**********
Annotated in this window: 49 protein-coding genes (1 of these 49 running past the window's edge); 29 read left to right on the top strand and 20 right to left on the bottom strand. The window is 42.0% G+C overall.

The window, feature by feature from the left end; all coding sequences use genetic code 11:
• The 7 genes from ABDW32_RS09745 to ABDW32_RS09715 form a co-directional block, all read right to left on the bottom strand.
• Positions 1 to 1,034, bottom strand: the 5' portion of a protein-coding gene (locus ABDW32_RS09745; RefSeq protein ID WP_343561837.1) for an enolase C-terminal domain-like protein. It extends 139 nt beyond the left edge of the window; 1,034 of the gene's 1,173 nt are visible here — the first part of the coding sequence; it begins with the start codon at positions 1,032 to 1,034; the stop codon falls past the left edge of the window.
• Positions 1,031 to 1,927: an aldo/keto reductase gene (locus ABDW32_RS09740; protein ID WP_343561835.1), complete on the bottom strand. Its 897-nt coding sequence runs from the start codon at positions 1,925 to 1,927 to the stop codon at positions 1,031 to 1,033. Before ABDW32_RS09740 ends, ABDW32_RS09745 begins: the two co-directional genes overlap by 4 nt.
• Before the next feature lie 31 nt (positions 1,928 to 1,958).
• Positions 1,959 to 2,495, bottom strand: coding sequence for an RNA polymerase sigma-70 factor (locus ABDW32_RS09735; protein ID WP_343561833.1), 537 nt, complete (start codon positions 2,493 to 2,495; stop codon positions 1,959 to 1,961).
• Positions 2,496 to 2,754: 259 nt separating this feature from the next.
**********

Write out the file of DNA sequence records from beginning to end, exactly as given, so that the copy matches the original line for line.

Annotated in this window: 49 protein-coding genes (1 of these 49 running past the window's edge); 29 read left to right on the top strand and 20 right to left on the bottom strand. The window is 42.0% G+C overall.

The window, feature by feature from the left end; all coding sequences use genetic code 11:
• The 7 genes from ABDW32_RS09745 to ABDW32_RS09715 form a co-directional block, all read right to left on the bottom strand.
• Positions 1 to 1,034, bottom strand: the 5' portion of a protein-coding gene (locus ABDW32_RS09745; RefSeq protein ID WP_343561837.1) for an enolase C-terminal domain-like protein. It extends 139 nt beyond the left edge of the window; 1,034 of the gene's 1,173 nt are visible here — the first part of the coding sequence; it begins with the start codon at positions 1,032 to 1,034; the stop codon falls past the left edge of the window.
• Positions 1,031 to 1,927: an aldo/keto reductase gene (locus ABDW32_RS09740; protein ID WP_343561835.1), complete on the bottom strand. Its 897-nt coding sequence runs from the start codon at positions 1,925 to 1,927 to the stop codon at positions 1,031 to 1,033. Before ABDW32_RS09740 ends, ABDW32_RS09745 begins: the two co-directional genes overlap by 4 nt.
• Before the next feature lie 31 nt (positions 1,928 to 1,958).
• Positions 1,959 to 2,495, bottom strand: coding sequence for an RNA polymerase sigma-70 factor (locus ABDW32_RS09735; protein ID WP_343561833.1), 537 nt, complete (start codon positions 2,493 to 2,495; stop codon positions 1,959 to 1,961).
• Positions 2,496 to 2,754: 259 nt separating this feature from the next.